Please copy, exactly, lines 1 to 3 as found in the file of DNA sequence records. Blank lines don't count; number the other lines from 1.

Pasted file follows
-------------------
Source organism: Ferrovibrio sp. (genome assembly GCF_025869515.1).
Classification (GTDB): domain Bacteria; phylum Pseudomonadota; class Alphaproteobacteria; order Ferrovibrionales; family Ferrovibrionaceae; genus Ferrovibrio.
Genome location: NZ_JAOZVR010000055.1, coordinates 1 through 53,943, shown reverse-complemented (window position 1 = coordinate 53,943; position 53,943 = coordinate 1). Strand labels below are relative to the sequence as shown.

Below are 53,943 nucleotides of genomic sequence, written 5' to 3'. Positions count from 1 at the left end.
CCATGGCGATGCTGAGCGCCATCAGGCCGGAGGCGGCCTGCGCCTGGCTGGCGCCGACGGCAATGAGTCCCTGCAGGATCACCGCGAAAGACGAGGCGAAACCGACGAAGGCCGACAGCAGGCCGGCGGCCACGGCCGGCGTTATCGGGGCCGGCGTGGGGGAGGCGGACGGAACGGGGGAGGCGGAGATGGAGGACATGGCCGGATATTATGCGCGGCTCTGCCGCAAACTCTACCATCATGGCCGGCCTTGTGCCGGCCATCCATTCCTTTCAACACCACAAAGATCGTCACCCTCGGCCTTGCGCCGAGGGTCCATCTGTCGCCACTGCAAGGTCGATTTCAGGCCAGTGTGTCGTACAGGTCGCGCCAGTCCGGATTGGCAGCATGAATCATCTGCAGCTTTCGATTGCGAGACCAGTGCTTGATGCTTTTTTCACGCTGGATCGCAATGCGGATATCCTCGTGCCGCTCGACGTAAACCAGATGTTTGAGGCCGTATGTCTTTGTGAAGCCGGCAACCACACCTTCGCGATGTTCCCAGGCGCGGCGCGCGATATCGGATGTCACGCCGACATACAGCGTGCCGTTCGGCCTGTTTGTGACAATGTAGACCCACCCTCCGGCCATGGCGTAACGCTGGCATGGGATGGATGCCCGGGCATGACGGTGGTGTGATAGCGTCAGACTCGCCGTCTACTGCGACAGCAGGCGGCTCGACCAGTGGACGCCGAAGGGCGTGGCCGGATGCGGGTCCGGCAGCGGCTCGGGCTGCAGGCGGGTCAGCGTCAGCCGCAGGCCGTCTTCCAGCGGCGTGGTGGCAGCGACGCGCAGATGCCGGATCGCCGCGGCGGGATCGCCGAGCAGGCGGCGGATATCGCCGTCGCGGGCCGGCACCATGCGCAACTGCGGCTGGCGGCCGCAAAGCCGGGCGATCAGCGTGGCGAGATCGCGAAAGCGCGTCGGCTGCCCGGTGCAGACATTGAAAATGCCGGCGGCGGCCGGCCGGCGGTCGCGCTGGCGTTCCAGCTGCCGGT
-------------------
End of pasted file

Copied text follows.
Source organism: Ferrovibrio sp. (genome assembly GCF_025869515.1).
Classification (GTDB): domain Bacteria; phylum Pseudomonadota; class Alphaproteobacteria; order Ferrovibrionales; family Ferrovibrionaceae; genus Ferrovibrio.
Genome location: NZ_JAOZVR010000055.1, coordinates 1 through 53,943, shown reverse-complemented (window position 1 = coordinate 53,943; position 53,943 = coordinate 1). Strand labels below are relative to the sequence as shown.